Learning in the future: A look inside the Education Center project

A front view of the Ed Center and the planetarium.

In December 2018, the School Board approved the Education Center (Ed Center) Reuse Project. The Ed Center is located behind the David M. Brown Planetarium and used to be an office building. While it was originally scheduled for opening at the beginning of the 2020-21 school year, the process was delayed due to COVID-19.
“[The opening is] projected for September 2022,” Robin Hodges, a project manager for the Arlington Public Schools (APS) Department of Design and Construction Services, said.
When the Ed Center opens, it will become an additional part of the school and can accommodate 500 to 600 students. All five floors of the building will be used, and there are rooms for administrators, teachers and students.
“As far as the types of spaces that are here, we have classrooms, we have a couple of labs, we have an art project room, and on the ground floor we also have an intended [physical education] space that could be for cardio equipment or for weight room equipment,” Hodges said.
Hodges is also pleased with the Ed Center’s use of frits on the windows, since the building is about 60 percent glass. Frits are small dots that are printed onto the glass and work to reduce solar heat gain. They are organized in a gradient pattern from 40 percent density at the top to 20 percent near the middle.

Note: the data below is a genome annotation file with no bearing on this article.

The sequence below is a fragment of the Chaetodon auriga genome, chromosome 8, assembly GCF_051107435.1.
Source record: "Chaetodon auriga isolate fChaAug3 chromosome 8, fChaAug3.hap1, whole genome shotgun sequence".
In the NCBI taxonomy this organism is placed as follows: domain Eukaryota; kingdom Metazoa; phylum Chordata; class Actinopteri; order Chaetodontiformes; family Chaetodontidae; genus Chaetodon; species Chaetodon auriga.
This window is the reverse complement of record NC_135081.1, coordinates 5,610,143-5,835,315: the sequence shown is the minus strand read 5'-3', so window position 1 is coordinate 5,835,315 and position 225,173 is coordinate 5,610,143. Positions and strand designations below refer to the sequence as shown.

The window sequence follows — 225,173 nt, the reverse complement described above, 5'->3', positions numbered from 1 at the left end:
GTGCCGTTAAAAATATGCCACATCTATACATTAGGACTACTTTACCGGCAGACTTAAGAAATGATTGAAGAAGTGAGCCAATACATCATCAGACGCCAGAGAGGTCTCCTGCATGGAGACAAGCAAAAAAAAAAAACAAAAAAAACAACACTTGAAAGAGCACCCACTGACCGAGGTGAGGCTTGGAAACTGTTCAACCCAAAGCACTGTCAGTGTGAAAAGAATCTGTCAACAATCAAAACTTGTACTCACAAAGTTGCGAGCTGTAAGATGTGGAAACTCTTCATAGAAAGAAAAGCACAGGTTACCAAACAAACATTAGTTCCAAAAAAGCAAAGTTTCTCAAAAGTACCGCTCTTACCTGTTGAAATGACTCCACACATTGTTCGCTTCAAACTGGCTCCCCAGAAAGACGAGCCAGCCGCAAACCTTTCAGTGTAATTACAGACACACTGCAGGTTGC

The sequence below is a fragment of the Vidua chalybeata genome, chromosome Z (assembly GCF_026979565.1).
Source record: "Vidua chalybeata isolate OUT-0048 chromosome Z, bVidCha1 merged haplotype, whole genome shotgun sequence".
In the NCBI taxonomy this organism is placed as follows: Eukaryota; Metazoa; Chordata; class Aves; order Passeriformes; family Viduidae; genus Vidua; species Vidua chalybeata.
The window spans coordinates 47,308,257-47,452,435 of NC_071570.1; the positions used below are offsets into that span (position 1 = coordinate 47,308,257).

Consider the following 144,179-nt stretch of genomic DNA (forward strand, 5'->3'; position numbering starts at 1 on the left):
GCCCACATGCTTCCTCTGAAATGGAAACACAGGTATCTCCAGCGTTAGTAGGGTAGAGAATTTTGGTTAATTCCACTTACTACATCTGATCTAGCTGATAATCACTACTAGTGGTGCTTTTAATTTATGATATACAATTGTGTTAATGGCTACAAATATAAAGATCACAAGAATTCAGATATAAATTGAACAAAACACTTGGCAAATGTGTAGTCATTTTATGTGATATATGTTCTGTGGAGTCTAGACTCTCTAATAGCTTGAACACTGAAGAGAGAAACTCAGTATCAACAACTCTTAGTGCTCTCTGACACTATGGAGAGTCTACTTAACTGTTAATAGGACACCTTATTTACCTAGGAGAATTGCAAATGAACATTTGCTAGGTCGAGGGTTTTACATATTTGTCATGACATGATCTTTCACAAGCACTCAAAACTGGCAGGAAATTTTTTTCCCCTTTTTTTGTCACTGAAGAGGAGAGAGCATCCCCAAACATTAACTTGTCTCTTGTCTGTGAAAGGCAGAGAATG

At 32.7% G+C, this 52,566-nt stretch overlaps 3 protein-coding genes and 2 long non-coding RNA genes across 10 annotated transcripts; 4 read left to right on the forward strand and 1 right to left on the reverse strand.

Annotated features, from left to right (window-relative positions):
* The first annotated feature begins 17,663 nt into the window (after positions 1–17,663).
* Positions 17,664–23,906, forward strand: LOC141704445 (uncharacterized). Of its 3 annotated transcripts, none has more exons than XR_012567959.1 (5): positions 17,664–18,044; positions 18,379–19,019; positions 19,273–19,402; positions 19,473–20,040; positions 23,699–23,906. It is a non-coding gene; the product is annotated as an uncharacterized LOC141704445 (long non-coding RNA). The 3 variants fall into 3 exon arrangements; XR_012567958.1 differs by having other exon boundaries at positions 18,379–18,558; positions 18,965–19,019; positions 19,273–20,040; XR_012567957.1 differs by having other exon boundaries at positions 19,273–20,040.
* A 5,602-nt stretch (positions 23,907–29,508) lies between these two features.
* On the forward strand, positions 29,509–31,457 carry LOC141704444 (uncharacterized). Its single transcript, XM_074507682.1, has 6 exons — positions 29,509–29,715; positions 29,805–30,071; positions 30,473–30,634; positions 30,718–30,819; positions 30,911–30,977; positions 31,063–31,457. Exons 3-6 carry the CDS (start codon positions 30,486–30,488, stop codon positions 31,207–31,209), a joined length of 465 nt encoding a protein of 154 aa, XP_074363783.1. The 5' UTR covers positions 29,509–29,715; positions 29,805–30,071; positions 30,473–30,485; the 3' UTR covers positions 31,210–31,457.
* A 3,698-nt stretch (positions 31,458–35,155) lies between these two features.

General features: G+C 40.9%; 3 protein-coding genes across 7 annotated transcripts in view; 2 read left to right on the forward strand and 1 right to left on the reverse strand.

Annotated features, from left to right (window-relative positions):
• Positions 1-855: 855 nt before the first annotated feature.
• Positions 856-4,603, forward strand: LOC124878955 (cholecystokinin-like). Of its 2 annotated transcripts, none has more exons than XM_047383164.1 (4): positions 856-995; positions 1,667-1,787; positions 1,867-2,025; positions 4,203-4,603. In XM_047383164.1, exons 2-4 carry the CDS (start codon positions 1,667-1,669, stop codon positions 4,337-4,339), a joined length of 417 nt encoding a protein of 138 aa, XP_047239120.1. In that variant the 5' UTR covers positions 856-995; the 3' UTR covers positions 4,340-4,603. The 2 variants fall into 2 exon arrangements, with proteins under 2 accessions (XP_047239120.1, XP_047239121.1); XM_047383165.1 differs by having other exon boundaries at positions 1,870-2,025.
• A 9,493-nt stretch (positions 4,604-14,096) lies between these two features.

“Its intent is to be an energy saving model for the school,” Hodges said. “So right now, the original glass was kind of painted black in certain areas. When [architects] showed the sun exposure on each facade of the building, you [could] see which areas, depending on when the sun sets and sun rises, certain parts of this building were getting an extreme amount of heat from direct sunlight than others.”
Ultimately, Hodges is excited to see the remodeled Ed Center in its entirety.
“I’m looking forward to seeing how W-L will be able to get the most use out of their new space down here,” Hodges said. “We don’t typically have annexes within APS. It’s exciting — this will be, to my knowledge, the first college-style campus type of addition to a high school.”